By Jason Hopkins
House Republicans are introducing a resolution that denounces Vermont Sen. Bernie Sanders for repeatedly expressing laudatory comments about the Castro regime.
GOP lawmakers are expected to introduce a resolution on the House floor on Thursday that not only condemns a number of heinous initiatives undertaken under the Castro regime, but also condemns Sanders for “disregarding” a history of human rights abuses by the Communist government. The move is the latest response after Sanders, a self-described democratic socialist, has refused to fully denounce Fidel Castro’s autocratic rule of the island.
The resolution responds to Sanders’s praise of Castro’s “massive literacy program” by stating that “the objective of the Castro regime’s literacy and education policies was to promote loyalty and reverence for Fidel Castro above all else” and that “Fidel Castro and the Communist Party of Cuba blocked access to independent sources of information and imposed outright censorship of books, libraries, and educational sources.”
Castro held as many as 60,000 political prisoners, and the now-deceased dictator ordered an estimated 17,000 to be killed, according to the resolution.
The resolution is being introduced by Florida GOP Rep. Mario Diaz-Balart, who represents a district in the state that has 335,000 residents of Cuban descent — about half his entire constituency.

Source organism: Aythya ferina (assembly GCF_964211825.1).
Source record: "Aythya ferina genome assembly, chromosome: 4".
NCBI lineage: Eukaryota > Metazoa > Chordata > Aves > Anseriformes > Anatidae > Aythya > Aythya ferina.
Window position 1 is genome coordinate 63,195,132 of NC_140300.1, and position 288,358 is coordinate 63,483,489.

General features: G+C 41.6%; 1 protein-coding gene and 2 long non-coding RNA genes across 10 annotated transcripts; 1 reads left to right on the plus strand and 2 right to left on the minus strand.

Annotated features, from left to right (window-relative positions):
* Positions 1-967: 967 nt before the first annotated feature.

Sanders, on several occasions, has refrained from fully condemning the Castro regime.
During a “60 Minutes” interview that aired Sunday, Sanders said it was “unfair” to say everything about the Castro regime was bad, noting how Castro launched a “massive literacy program” upon assuming power. The next day, during a town hall event in South Carolina, he stood by his remarks. During Tuesday night’s presidential debate, Sanders again touted Cuba’s progress on education.
While the comments have garnered universal condemnation from the Republican Party, Sanders has also attracted widespread criticism from Democrats, many of whom represent districts with heavy Cuban-American populations.
Florida Democratic Reps. Donna Shalala and Debbie Mucarsel-Powell, and other Democrats in the state, issued scathing public statements against the Vermont lawmaker. Democratic National Committee spokeswoman Xochitl Hinojosa encouraged Sanders to visit Florida and speak to residents who experienced life under Castro.
Sanders has won the popular vote in all three of the states — Iowa, New Hampshire and Nevada — that have taken part in Democratic presidential contests so far, making him the undisputed frontrunner at the moment.
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